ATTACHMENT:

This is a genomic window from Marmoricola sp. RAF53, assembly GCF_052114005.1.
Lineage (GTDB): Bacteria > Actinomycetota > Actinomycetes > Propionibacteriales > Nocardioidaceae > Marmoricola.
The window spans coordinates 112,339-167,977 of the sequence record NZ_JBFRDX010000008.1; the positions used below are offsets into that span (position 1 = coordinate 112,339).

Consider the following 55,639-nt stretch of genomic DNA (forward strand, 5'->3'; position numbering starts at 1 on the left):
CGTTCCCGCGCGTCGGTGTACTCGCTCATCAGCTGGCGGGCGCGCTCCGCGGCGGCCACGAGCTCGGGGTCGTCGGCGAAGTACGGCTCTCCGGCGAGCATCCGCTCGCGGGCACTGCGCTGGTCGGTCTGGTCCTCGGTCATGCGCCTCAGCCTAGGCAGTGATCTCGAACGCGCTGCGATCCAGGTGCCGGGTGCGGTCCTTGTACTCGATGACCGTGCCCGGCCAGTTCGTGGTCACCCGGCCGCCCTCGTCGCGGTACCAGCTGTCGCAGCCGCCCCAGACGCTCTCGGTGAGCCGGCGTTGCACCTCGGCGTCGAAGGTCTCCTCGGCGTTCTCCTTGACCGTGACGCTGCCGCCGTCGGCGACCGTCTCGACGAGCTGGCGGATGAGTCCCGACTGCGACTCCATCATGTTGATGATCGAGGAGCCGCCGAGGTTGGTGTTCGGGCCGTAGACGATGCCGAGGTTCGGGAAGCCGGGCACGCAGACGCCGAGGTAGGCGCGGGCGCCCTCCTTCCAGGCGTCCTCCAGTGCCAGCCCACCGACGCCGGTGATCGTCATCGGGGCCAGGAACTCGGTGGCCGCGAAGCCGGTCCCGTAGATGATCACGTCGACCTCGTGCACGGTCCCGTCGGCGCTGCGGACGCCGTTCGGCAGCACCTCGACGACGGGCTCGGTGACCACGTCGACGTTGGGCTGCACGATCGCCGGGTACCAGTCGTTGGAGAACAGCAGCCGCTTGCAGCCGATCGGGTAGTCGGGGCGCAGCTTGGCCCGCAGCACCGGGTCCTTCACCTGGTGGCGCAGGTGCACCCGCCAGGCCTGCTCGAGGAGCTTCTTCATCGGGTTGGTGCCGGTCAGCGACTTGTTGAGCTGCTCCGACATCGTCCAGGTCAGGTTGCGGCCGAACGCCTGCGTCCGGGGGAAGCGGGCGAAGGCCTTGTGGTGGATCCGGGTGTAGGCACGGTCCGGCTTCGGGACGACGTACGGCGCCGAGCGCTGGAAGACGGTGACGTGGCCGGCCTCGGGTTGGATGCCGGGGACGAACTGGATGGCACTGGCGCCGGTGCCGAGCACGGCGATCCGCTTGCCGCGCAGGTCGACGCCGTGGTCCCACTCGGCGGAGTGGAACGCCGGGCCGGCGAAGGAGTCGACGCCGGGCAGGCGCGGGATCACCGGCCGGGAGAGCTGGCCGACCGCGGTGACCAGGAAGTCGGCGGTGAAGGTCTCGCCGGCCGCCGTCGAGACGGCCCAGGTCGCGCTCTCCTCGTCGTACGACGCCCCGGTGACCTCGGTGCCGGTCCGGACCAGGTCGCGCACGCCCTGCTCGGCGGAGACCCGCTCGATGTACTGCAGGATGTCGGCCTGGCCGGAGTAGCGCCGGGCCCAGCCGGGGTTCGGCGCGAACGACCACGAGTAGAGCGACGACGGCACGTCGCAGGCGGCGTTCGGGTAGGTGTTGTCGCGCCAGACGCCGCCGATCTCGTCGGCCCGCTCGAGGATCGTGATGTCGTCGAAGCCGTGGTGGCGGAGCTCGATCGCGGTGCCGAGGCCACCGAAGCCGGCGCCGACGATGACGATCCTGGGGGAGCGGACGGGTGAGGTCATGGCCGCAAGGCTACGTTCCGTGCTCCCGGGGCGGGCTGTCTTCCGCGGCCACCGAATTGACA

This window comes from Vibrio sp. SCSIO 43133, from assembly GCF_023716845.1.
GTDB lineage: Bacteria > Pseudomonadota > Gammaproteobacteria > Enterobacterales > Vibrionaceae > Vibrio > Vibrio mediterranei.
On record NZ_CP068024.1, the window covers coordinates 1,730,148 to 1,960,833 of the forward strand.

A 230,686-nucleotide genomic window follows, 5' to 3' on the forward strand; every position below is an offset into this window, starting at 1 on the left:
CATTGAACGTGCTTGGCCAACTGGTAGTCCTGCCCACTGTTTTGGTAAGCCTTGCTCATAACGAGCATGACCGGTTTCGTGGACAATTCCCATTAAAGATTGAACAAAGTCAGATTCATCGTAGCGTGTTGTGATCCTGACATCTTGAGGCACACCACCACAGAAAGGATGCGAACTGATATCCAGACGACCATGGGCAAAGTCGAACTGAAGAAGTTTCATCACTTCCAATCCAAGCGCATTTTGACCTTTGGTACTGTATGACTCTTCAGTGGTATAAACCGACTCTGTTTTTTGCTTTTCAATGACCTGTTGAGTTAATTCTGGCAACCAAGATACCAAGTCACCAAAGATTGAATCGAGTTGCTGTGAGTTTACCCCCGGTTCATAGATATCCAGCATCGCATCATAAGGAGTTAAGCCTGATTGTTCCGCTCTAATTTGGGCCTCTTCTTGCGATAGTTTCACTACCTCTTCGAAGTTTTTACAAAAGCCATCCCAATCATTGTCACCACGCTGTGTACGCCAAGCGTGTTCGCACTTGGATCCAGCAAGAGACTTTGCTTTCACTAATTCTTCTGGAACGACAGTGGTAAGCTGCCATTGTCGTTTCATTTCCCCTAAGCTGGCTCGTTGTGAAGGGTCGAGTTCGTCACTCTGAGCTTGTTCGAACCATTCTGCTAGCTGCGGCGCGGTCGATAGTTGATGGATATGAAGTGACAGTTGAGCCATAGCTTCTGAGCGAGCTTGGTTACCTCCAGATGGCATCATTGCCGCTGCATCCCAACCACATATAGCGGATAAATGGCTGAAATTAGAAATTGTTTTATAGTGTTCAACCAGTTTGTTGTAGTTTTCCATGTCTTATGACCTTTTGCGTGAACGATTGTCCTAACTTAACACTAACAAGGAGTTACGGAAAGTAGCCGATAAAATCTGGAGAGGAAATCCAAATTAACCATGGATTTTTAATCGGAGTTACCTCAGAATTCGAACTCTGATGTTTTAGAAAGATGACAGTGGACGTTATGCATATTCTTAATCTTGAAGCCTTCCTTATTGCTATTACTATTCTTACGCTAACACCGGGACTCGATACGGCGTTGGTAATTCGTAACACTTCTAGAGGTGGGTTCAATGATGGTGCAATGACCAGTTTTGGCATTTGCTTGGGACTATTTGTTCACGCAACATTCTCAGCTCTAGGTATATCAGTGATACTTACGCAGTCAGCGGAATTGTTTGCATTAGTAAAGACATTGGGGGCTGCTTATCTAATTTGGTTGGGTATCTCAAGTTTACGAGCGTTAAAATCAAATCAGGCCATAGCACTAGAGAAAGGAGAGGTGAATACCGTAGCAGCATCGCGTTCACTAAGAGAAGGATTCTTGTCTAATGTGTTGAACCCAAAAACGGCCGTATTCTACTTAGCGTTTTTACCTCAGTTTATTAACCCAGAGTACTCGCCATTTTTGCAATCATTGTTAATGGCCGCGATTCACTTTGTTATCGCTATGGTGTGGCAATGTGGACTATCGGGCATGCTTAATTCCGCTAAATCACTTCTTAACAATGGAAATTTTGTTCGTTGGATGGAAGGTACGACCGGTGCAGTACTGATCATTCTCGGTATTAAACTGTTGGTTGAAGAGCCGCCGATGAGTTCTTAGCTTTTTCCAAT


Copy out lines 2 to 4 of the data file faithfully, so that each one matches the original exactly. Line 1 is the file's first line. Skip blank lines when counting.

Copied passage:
Lineage (GTDB): Bacteria > Actinomycetota > Actinomycetes > Propionibacteriales > Nocardioidaceae > Marmoricola.
The window spans coordinates 112,339-167,977 of the sequence record NZ_JBFRDX010000008.1; the positions used below are offsets into that span (position 1 = coordinate 112,339).

Consider the following 55,639-nt stretch of genomic DNA (forward strand, 5'->3'; position numbering starts at 1 on the left):